A Brief in The Resilient Composite Systems (RCS) & ECRLC .pdf

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A Brief in
Resilient Composite Systems (RCS) and Elastic
Composite, Reinforced Lightweight Concrete (ECRLC) as a
Type of RCS
Kamyar Esmaeili
(https://sites.google.com/site/newstructure1, newstructure1@gmail.com)

SUMMARY:
The Resilient Composite Systems (R.C.S.) could be counted as "The Methodically
Reinforced Nonlinear Porous Materials", also having the high specific modulus of resilience
in flexure. The RCS are the compound materials, with some particular structural properties,
in which, contrary to the basic geometrical assumption of the flexure theory in Solid
Mechanics, the strain changes in the beam height during bending is typically "Non-linear".
The Resilient Composite Systems are made by expediently creating the disseminated suitable
hollow pores and/or by distributing the appropriate lightweight aggregates throughout the
methodically reinforced, fibered conjoined matrix so that; "the strain changes in the beam
height during bending" is typically "non-linear". Thereby, by applying the mentioned method
to make the said composite systems, "considerably increasing the modulus of resilience and
the bearing capacity in bending" together with "the significant decrease of the weight" and
"the possibility removal of the beam fracture of primary compressive type" have been
possible. Through making these particular consistently functioning systems, the above-stated
paradoxical virtues have been concomitantly fulfilled in "one functioning unit" altogether.
The RCS (with the mentioned general structural properties and specific functional criteria)
whose cement materials include the "C-S-H (Calcium Silicate hydrate) crystals" have been
termed "Elastic Composite, Reinforced Lightweight Concrete (E.C.R.L.C.)".
● Resilient Composite Systems (RCS):
"Resilient Composite Systems" (RCS) are the compound materials, having some particular
structural properties, in which, contrary to the basic geometrical assumption of the flexure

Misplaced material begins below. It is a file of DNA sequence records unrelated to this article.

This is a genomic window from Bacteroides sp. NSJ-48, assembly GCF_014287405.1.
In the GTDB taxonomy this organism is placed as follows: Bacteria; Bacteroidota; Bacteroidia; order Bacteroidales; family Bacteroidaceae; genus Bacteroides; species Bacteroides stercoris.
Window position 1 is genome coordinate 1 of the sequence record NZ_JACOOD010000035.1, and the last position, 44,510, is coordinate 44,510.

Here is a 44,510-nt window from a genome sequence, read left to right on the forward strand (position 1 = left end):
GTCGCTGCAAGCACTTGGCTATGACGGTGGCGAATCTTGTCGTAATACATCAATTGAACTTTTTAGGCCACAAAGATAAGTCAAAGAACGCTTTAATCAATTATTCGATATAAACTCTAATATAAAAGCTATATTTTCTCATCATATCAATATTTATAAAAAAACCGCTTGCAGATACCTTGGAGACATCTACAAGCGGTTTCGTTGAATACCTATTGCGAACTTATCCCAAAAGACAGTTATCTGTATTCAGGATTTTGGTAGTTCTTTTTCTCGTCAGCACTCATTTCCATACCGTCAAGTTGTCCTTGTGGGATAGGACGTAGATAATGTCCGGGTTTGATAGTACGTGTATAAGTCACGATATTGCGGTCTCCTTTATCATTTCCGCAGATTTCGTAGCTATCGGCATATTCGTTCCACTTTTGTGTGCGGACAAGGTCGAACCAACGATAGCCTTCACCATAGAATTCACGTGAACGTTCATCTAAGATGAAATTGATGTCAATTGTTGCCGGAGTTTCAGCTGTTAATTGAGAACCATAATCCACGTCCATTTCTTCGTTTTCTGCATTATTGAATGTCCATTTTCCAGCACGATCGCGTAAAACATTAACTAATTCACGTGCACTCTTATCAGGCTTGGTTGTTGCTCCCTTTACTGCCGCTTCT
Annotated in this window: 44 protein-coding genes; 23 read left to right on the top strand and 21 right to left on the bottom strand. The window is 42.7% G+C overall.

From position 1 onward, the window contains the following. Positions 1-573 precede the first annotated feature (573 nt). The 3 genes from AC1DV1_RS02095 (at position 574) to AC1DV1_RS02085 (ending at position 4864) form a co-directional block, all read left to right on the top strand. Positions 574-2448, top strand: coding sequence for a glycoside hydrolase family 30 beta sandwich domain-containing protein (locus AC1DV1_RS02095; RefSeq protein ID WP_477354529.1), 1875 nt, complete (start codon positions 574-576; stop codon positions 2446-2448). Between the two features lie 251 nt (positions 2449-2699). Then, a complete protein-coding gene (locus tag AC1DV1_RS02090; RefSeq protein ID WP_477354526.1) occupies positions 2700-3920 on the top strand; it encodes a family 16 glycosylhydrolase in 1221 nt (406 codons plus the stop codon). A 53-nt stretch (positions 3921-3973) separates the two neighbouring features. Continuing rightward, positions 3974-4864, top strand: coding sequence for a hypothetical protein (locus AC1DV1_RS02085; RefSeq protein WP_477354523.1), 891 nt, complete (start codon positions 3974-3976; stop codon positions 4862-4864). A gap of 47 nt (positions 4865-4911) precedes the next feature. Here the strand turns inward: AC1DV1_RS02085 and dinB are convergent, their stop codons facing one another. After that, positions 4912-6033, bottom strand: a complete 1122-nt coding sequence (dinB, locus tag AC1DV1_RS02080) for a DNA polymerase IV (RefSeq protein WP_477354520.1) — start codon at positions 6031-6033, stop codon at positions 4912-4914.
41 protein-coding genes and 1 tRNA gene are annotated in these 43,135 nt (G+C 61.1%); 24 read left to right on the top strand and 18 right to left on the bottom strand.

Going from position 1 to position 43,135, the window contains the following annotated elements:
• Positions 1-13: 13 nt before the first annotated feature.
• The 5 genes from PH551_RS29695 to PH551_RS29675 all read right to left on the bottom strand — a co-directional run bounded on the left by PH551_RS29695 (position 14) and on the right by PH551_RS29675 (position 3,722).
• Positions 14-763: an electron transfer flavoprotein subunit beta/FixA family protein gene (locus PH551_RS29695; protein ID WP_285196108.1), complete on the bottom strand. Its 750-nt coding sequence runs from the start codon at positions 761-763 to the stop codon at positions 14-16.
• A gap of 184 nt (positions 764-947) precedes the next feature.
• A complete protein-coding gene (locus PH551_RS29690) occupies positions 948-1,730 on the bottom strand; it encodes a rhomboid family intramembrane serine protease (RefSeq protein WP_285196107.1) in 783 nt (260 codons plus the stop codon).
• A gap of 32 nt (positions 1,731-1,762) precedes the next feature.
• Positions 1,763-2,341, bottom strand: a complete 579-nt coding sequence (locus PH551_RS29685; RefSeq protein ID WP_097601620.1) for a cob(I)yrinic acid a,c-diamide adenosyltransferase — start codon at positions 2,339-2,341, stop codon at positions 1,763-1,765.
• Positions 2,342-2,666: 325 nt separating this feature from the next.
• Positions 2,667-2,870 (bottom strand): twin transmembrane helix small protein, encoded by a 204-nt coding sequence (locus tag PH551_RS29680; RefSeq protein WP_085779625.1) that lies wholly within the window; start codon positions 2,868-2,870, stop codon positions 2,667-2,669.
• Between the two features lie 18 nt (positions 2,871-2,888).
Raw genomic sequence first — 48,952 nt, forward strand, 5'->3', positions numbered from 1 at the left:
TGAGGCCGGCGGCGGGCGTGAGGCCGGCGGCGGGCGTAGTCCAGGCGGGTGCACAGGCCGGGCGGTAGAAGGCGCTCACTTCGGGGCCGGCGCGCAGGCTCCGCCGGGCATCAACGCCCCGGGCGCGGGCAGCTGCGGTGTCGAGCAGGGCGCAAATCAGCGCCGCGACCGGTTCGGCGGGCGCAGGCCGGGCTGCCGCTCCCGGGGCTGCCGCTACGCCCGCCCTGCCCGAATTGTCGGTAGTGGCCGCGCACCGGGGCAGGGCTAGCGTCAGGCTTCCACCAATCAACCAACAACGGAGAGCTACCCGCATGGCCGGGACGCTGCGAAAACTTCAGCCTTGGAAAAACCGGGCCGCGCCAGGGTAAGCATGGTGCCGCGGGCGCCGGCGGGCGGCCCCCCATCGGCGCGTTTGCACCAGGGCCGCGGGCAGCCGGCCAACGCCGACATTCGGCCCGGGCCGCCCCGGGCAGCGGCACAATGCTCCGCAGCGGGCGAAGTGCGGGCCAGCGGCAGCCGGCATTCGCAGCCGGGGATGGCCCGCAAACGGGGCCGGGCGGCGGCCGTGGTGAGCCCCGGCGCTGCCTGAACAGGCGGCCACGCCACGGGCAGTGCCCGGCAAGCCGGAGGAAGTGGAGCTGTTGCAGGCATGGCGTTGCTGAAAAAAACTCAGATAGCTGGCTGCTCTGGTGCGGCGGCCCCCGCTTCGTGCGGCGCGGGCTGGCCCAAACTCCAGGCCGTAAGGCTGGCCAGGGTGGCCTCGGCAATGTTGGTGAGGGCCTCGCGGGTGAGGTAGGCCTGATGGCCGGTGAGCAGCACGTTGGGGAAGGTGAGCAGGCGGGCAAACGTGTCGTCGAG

theory in Solid Mechanics, the strain changes in the beam height during bending is typically
"Non-linear". The RCS could be counted as "The Methodically Reinforced Nonlinear Porous
Materials", also having the high specific modulus of resilience in flexure. (As well, Elastic
Composite, Reinforced Lightweight Concrete; ECRLC is a type of RCS with the mentioned
specifics.)
Generally, the Resilient Composite Systems comprise these components as the main,
necessary elements:
1) Mesh (Lattice);
2) Fibers or strands;
3) Conjoined matrix, having the disseminated suitable pores and/or the disseminated
appropriate lightweight aggregates beads or particles. [Here, the general term of "lightweight
aggregate" has a broad meaning, also including the polymeric and non-polymeric beads or
particles.]
1

The Resilient Composite Systems are made by creating the disseminated suitable hollow
pores and/or by distributing the appropriate lightweight aggregates throughout the reinforced,
fibered conjoined matrix so that; "the strain changes in the beam height during bending" is
typically "non-linear". Thereby, by applying the mentioned method to make the said
particular composite systems, "considerably increasing the modulus of resilience and the
bearing capacity in bending" together with "the significant decrease of the weight" and "the
possibility removal of the beam fracture of primary compressive type" have been possible.
Through making these particular consistently (unitedly, integratedly) functioning systems, the
stated paradoxical virtues have been concomitantly fulfilled in one functioning unit
altogether.
Generally, in these consistently functioning units, the amount and the manner of the
mentioned components use in the organized system are so that; the mutual (reciprocal)